A final word on the chassis: Bianchi is, of course, Italian, and the Infinito CV, is, of course, easy on the eye. Concessions to comfort have not been made at the expense of aesthetics. Function is not enough in Belle Italia – form is of equal importance. The Infinito CV’s muscular styling – the huge, pyramidal downtube, the heavily-sculpted, hour glass profiled head tube, the beefy, Oltre-esque junction of headtube and fork crown – is refreshingly atypical of an endurance bike.
The Infinito CV comes in a host of different configurations, with components from Campagnolo also on the menu. Our test bike is the Ultegra edition: a groupset to which our repeated exposure on a host of test bikes has established it as the standard by which others must be judged. Familiarity breeds contempt, they say, but it would be a harsh judge who took issue with Shimano’s second-from-top offering. The shifting on our Infinito CV was (as expected) excellent, the braking reliable, and the four-arm chainset a significant aesthetic bonus.
The deployment of a 31.6mm seatpost was a little baffling, given the consensus that slimmer posts offer greater compliance (see Scott’s Solace, Cannondale’s Synapse, Specialized’s Roubaix and others). Why not a 27.2mm?
Our test machine rolled on Fulcrum’s Racing Fives, a 1645g aluminium hoop that while neither the lightest or most sophisticated on the market, struck us as a sensible match for the frame and performed well enough. The Hutchinson Fusion 3 tyres, however, were something and nothing: neither the soft, grippy rubber of summer, nor the voluminous covers that might have provided a more thoughtful selection for a machine with comfort at the top of its list of desirable characteristics.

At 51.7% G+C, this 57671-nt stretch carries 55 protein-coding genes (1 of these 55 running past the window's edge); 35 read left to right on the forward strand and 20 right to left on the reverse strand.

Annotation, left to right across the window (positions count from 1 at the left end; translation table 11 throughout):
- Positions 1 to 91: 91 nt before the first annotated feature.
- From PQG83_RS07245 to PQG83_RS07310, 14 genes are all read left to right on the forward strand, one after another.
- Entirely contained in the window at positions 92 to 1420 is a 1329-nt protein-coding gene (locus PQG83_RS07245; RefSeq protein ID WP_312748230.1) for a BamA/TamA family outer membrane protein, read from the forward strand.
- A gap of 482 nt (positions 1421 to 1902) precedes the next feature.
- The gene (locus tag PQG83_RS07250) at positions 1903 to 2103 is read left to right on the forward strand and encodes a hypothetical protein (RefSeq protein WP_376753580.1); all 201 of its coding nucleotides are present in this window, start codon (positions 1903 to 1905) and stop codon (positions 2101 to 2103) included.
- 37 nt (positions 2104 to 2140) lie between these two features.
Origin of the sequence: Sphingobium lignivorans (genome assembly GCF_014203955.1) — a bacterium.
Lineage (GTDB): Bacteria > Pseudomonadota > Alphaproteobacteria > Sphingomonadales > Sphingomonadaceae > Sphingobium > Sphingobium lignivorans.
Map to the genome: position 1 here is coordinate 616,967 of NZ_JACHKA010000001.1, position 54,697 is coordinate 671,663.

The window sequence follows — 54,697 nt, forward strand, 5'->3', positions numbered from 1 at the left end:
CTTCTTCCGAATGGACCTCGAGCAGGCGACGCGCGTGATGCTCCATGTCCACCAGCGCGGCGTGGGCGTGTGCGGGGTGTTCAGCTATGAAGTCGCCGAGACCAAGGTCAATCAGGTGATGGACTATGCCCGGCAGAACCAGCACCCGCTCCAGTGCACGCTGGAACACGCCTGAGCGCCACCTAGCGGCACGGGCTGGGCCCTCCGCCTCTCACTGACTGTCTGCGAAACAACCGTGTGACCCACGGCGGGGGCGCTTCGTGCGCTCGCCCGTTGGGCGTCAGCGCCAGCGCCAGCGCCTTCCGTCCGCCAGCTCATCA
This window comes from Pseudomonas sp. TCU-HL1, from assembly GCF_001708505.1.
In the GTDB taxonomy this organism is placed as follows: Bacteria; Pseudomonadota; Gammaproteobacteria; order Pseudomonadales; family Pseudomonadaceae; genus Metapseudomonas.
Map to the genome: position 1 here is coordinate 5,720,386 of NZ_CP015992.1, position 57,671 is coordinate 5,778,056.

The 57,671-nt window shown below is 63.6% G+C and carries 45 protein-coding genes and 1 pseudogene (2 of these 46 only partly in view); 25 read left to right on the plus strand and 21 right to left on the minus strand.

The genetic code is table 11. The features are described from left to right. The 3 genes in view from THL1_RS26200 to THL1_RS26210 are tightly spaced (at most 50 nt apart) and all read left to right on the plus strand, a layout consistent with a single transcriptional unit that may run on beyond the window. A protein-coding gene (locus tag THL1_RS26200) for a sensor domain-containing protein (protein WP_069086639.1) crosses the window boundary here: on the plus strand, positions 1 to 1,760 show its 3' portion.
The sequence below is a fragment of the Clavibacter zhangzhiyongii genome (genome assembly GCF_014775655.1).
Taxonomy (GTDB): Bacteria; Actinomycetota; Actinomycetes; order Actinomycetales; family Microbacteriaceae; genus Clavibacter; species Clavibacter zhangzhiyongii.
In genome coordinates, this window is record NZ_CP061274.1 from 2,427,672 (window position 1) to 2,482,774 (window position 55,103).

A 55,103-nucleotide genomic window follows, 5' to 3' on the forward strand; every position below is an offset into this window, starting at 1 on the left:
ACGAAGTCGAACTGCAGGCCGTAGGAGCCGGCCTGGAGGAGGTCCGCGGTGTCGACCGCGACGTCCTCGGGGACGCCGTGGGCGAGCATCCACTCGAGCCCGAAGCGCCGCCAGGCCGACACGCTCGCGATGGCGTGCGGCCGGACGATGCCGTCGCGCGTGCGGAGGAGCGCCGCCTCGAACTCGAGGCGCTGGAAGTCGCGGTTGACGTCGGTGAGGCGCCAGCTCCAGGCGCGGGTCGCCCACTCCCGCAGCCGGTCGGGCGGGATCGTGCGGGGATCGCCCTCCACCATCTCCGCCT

The FSA Energy handlebar was a more considered inclusion, and the shallow 125mm drop combined with the geometrical features discussed above to allow us to spend far longer than usual on the drops. This had been the case on our Tuscan experience, too. The Fizik Aliante, while supplying further evidence of a high quality spec and a determination on Bianchi’s part not to cut corners, wouldn’t have been our first choice (the pan flat Arione suits us better) but is another intelligent inclusion, given the Infinito CV’s intended purpose and likely constituency. The deployment of a 31.6mm FSA SLK carbon seatpost, while consistent with a high-quality spec, and offering the absorbency demanded of any machine with a pretension to comfort, was a little baffling, given the consensus that slimmer posts offer greater compliance (see Scott’s Solace, Cannondale’s Synapse, Specialized’s Roubaix and others). Why not a 27.2mm?
We began this test with the feeling of friends reunited, or, perhaps more accurately, of welcoming an acquaintance made on holiday to our homeland. Having first climbed aboard a Bianchi Infinito CV in Tuscany, and enjoyed the experience, despite riding in the wettest conditions known to man, we were eager to rekindle this burgeoning friendship. We weren’t disappointed.